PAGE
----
The elderly homeless constitute a subpopulation that is growing. At any given time, approximately 2% of the nation's homeless are aged 65 and older. Increased homelessness among this group is largely the result of demographic changes (the "aging of America"), increased poverty, and declining availability of affordable housing. Elderly individuals become elderly homeless people through two distinct processes: some who have been chronically homeless age into the category of elderly, and some elderly persons lose their housing and become homeless.
Aged persons who are isolated, live alone, and lack economic stability and family or social supports are at great risk for becoming homeless. Precipitating factors may include death of a spouse or a caregiver who provided support, job loss, familial estrangement, domestic violence, and mental illness. Once housing is lost, lack of general resources, lack of social supports, and declining health make it extremely difficult for low-income elderly men and women to relocate into other adequate housing. These elderly homeless persons are in double jeopardy. Not only do they face all of the problems that homeless people face regardless of age but they also encounter the problems that elderly people face regardless of housing status.
Few studies have been devoted specifically to the elderly homeless, and consequently, information is largely anecdotal. Public policy focuses implicitly on younger homeless people. The stereotypes attributed to the homeless include persons with mental illness, alcoholism, or drug abuse. Studies from the 1980s demonstrated that up to one fourth of homeless single adults had lifetime histories of serious mental illness, about one third had histories of alcohol abuse, and about one third had histories of drug abuse. Some observers report, however, that for the aged subpopulation of the homeless, these are relatively uncommon predisposing factors. The amount of chronic disease born by this group is largely unknown.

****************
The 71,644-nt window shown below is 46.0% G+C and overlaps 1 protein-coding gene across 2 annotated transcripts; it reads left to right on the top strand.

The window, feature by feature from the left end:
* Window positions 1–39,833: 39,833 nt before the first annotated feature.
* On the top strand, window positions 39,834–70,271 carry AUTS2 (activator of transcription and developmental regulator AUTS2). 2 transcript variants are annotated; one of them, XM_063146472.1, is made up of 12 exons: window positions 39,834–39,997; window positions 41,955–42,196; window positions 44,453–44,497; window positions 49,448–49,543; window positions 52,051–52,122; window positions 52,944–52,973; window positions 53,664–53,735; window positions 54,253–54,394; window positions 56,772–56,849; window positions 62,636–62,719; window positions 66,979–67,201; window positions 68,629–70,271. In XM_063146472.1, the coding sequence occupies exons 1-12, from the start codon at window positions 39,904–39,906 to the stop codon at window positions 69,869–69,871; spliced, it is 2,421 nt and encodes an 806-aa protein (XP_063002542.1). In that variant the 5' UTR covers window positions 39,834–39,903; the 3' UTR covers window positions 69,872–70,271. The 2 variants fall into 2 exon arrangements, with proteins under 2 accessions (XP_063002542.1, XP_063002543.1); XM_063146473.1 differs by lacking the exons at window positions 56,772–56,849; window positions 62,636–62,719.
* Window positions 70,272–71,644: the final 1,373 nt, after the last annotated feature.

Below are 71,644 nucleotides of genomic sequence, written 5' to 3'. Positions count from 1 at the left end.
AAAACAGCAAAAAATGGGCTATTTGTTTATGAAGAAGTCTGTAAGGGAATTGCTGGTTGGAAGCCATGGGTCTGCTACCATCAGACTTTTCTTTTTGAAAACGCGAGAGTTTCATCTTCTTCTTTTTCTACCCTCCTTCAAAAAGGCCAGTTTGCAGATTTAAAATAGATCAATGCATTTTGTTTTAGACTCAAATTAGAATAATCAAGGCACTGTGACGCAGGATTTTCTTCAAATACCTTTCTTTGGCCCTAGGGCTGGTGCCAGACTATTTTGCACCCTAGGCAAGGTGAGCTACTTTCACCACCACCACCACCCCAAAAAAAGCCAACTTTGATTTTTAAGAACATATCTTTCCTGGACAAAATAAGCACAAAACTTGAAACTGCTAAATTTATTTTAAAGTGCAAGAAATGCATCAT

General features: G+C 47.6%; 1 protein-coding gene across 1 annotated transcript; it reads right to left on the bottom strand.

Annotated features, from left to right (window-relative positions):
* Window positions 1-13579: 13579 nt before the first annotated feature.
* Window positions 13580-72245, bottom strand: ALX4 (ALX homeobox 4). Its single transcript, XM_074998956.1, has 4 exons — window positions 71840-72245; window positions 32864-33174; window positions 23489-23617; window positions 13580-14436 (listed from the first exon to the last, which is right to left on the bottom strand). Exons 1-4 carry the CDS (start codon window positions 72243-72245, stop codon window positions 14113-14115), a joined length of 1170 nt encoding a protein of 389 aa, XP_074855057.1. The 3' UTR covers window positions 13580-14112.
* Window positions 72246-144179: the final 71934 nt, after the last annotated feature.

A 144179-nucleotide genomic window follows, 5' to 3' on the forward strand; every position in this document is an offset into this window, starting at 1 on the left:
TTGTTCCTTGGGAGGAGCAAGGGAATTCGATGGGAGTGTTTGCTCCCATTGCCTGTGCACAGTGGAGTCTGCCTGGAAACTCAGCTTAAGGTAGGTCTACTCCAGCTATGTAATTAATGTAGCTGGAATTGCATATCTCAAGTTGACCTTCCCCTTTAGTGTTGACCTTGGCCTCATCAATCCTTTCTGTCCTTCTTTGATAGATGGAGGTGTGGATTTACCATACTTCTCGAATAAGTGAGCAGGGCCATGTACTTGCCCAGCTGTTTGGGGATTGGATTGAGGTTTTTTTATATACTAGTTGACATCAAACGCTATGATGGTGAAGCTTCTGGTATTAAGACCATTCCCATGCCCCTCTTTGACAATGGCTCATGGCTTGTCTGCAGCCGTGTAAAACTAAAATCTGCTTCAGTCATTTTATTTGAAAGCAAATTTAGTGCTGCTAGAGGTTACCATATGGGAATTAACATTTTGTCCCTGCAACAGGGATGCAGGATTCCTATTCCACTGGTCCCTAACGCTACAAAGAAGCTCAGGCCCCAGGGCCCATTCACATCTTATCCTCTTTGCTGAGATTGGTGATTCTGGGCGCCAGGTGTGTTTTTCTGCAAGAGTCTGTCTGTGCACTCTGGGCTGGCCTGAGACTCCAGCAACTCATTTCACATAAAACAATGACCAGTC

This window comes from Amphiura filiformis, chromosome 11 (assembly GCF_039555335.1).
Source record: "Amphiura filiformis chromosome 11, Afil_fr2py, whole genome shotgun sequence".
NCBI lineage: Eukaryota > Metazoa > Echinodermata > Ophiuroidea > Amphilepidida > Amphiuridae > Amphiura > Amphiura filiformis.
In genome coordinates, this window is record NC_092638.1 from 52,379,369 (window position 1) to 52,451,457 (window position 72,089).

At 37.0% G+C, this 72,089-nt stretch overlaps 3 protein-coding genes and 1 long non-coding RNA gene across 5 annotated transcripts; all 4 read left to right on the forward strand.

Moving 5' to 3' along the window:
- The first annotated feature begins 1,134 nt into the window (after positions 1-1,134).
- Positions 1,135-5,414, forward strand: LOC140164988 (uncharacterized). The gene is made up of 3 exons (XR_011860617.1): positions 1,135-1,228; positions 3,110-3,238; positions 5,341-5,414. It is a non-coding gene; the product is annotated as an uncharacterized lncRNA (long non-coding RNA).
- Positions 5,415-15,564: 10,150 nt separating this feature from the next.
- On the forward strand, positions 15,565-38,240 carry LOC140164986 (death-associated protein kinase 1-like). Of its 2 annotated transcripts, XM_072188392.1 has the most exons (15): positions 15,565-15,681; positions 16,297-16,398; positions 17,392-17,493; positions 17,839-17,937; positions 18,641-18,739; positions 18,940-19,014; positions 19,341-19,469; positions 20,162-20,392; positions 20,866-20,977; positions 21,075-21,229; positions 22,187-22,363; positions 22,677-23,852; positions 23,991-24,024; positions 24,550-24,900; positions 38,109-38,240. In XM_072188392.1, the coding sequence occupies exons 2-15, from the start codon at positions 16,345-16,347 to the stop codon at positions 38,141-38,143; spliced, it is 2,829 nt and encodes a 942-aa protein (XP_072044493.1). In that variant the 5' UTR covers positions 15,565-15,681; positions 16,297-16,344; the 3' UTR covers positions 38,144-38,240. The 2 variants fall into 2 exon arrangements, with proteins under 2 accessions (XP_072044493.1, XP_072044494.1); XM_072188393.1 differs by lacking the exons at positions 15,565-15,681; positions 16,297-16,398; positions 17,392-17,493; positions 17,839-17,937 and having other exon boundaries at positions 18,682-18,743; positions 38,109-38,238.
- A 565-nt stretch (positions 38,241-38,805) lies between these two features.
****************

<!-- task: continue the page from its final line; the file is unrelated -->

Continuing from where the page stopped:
Each year, the Health Care for the Homeless Program cares for about 800 homeless elders. Table 1 reports the results of a medical chart review of homeless persons under our care at the single room occupancy (SRO)/Homeless Program of the Department of Community Medicine, St. Vincent's Hospital in New York City.
Through chart review of a random sample of patients aged 65 and older, as well as a comparison sample of patients aged 20-49, we have gathered diagnostic information to determine the relative prevalence of chronic disease, alcohol and drug abuse, and mental illness in the comparison age groups.
Chart review of samples of the younger patients (aged 20-49; average of 37 years) and aged patients (aged 65 and older; average of 69 years) revealed the following:
* Chronic Medical Conditions
Ninety percent of elderly homeless had at least one chronic medical condition, although this was true for only 48% of the younger group. The most prevalent can be found in Table 2.
These findings are similar to those reported by the Centers for Disease Control and Prevention (CDC)'s National Center for Health Statistics from a national health interview survey.
* Chronic Behavioral Problems
Eighty-one percent of younger homeless had histories of either substance/alcohol dependence or mental illness, whereas in the elderly group, these problems were common but less prevalent at a rate of 50%.
Through chart review survey, a demographic portrait of our homeless elderly has emerged. Most of the patients are in the young/old age range. Few are married, and most are estranged from family. Most are of minority racial/ethnic groups. Most had relatively low levels of education and worked in unskilled jobs when younger. Survey findings confirm that the aged homeless experience a higher prevalence of chronic medical conditions than younger homeless persons. Specifically, we found a high prevalence of hypertension, cardiac disease, lung disease, diabetes, and arthritis. …